|Publication number||US3429466 A|
|Publication date||Feb 25, 1969|
|Filing date||Jul 25, 1966|
|Priority date||Jul 30, 1965|
|Also published as||DE1272695B|
|Publication number||US 3429466 A, US 3429466A, US-A-3429466, US3429466 A, US3429466A|
|Original Assignee||Richard Winkler & Dunnebier, Winkler Duennebier Kg Masch|
|Export Citation||BiBTeX, EndNote, RefMan|
|Patent Citations (7), Referenced by (13), Classifications (11)|
|External Links: USPTO, USPTO Assignment, Espacenet|
G. PUDERBACH MACHINE FOR CONFECTIONERY MANUFACTURE Feb. 25, 1969 Sheet Filed July 25, 1966 lNvErw-gg 2 G. Puc/e/bach Feb. 25, 1969 G. PUDERBACH 3,429,466
MACHINE FOR CONFECTIONERY MANUFACTURE Filed July 25, 1966 Sheet 2 of 2 i Q 74 H H INVENTOR G. Puc/e rbczc/7 ATTQENEY United States Patent W 39,643 U.S. Cl. 214-306 Int. Cl. B65b 21/02; B65g 57/00, 59/00 6 Claims ABSTRACT OF THE DISCLOSURE A machine for casting confectionery with a powder filling in forms or trays is provided with a roller track extending in the longitudinal direction of the machine at the inlet end thereof, a pallet easily movable upon the track, preferably three or more stacks of forms or trays mounted according to a specific stack pitch upon the pallet when the pallet is full, and an automatic periodically operable device engaging the next stack when the front one has been emptied and pushing the next stack with the pallet into the position previously occupied by the emptied stack. An automatic periodically operated drive is located under the machine for transporting emptied trays to the outlet end of the machine. Another pallet is easily movable upon another roller track extending in the longitudinal direction of the machine at the outlet end thereof. This pallet receives filled trays as stacks and cooperates with an automatic periodically operating device which engages behind the front filled stack and shifts it along with the pallet to the extent of a stack pitch. This device also removes the empty pallet from the drive.
This invention relates to a method of container supply and apparatus therefor, particularly for casting confectionery. The method and apparatus of this invention are appropriately employed Whenever a plurality of container elements are to be loaded successively into a machine, actuated in some manner by the machine, and subsequently sequentially unloaded therefrom.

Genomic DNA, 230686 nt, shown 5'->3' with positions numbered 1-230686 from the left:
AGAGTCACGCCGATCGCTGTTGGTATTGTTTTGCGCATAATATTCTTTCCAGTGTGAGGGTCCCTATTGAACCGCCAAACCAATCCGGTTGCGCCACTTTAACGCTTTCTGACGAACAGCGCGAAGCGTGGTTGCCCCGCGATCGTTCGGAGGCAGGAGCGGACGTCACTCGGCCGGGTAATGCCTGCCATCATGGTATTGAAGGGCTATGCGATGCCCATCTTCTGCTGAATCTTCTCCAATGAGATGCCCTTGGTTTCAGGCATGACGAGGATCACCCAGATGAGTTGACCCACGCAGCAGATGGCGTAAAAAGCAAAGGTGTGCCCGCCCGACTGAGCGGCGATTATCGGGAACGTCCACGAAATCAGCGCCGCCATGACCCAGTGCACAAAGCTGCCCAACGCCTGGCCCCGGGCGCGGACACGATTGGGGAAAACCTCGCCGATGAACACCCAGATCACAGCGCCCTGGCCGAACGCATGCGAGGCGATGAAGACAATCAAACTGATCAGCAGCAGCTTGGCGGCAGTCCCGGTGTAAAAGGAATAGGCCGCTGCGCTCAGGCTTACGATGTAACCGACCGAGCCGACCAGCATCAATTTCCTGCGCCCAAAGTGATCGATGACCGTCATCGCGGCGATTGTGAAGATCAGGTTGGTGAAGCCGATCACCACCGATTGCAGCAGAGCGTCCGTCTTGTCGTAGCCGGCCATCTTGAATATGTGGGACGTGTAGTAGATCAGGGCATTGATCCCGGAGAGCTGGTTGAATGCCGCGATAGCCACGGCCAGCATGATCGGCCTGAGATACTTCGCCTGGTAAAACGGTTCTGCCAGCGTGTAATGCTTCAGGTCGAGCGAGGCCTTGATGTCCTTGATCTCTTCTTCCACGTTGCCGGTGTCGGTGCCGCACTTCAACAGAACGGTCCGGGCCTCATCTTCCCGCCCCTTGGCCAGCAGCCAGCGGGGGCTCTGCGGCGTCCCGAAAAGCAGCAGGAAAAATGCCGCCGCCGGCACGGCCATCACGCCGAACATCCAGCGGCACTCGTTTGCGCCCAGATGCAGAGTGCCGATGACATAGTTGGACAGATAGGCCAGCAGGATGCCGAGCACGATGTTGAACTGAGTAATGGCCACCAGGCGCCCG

Types of machinery wherein the method of this invention and the apparatus thereof can be employed are, for example, various molding devices and in particular confectionery casting machines. These machines utilize a plurality of trays which are initially stacked at the inlet of the machine and are successively introduced into the machine. These trays are automatically conveyed from one station to the next through the machine and are finally automatically assembled at the exit end of the machine into a stack. Molding machines which can be utilized in connection with the method and apparatus of this invention are described in British Patent 674,001.
The method and apparatus of this invention, when utilized in connection with such molding machines, specifically relate to the conveyance of the trays to, into and out of the machine.
When the method and apparatus of this invention are employed in connection with so-called mogul molding machines in which, for example, parts of fondant, jelly, gumdrops, liqueur beans having a sugar crust, etc. are manufactured, the candy involved is poured into starch trays which are filled with starch powder. Since this is the most important application of the instant invention, it will be now described in association with such mogul machine.
Generally, a modern mogul machine lifts starch trays off automatically and successively from a stack. These starch trays are disposed at the inlet end of the machine.
3,429,466 Patented Feb. 25, 1969 They contain previously cast confectioneries, which dried in the meantime, as well as powder. The trays are emptied by being inverted, whereupon the mogul machine fills the trays again with powder, punches mold indentations into the powder, pours liquid confectionery body into the mold indentations and then automatically assemblies the trays thus filled into a stack at the exit end of the machine.
conventionally, each stack is disposed on a roller truck or other base. While the machine lifts off the trays from the stack at the inlet end, a fresh stack is pushed toward the machine. As soon as the last tray of the old stack is lifted off, the new stack is pushed by hand or automatically into the lift off position, while the empty roller truck or base is correspondingly pushed forward.
Each of the aforementioned stacks consists of approximately 40 to 60 starch trays, disposed on a roller truck or base. Since a mogul molding machine processes an average of approximately 20 trays per minute, a stack of trays must be moved once every two to three minutes from the drying chamber to the inlet end of the machine and a second stack must be moved from the exit end of the machine into the drying chamber. In addition, the empty roller trucks, which are usually drawn laterally below the machine, must be pulled forward and moved to the exit end of the machine to receive the new stacks of trays. Since the drying chamber for the filled trays is not usually closely adjacent to the mogul molding machine, but is often disposed at a distance of 20 m. or more, the conveyance of the tray stacks requires a considerable effort in terms of time and labor.